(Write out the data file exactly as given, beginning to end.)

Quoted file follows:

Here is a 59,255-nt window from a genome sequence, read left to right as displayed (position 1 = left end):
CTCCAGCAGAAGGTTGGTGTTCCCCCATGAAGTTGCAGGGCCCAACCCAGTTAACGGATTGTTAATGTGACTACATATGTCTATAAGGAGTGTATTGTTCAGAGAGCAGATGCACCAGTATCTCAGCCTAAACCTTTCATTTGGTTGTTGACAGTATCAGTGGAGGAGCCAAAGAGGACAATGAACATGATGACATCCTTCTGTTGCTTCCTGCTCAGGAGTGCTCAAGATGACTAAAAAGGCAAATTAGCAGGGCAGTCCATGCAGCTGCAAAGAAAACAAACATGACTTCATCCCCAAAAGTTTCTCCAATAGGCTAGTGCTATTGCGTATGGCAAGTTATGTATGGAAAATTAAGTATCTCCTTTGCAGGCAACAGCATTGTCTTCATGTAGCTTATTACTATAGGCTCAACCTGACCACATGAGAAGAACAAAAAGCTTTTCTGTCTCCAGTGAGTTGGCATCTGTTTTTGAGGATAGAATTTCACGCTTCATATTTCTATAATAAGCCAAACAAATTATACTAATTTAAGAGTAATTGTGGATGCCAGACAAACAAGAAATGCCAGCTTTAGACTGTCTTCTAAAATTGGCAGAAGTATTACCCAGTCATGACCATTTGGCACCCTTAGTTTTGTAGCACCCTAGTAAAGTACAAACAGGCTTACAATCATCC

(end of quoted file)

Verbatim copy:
Here is a 59,255-nt window from a genome sequence, read left to right as displayed (position 1 = left end):
CTCCAGCAGAAGGTTGGTGTTCCCCCATGAAGTTGCAGGGCCCAACCCAGTTAACGGATTGTTAATGTGACTACATATGTCTATAAGGAGTGTATTGTTCAGAGAGCAGATGCACCAGTATCTCAGCCTAAACCTTTCATTTGGTTGTTGACAGTATCAGTGGAGGAGCCAAAGAGGACAATGAACATGATGACATCCTTCTGTTGCTTCCTGCTCAGGAGTGCTCAAGATGACTAAAAAGGCAAATTAGCAGGGCAGTCCATGCAGCTGCAAAGAAAACAAACATGACTTCATCCCCAAAAGTTTCTCCAATAGGCTAGTGCTATTGCGTATGGCAAGTTATGTATGGAAAATTAAGTATCTCCTTTGCAGGCAACAGCATTGTCTTCATGTAGCTTATTACTATAGGCTCAACCTGACCACATGAGAAGAACAAAAAGCTTTTCTGTCTCCAGTGAGTTGGCATCTGTTTTTGAGGATAGAATTTCACGCTTCATATTTCTATAATAAGCCAAACAAATTATACTAATTTAAGAGTAATTGTGGATGCCAGACAAACAAGAAATGCCAGCTTTAGACTGTCTTCTAAAATTGGCAGAAGTATTACCCAGTCATGACCATTTGGCACCCTTAGTTTTGTAGCACCCTAGTAAAGTACAAACAGGCTTACAATCATCC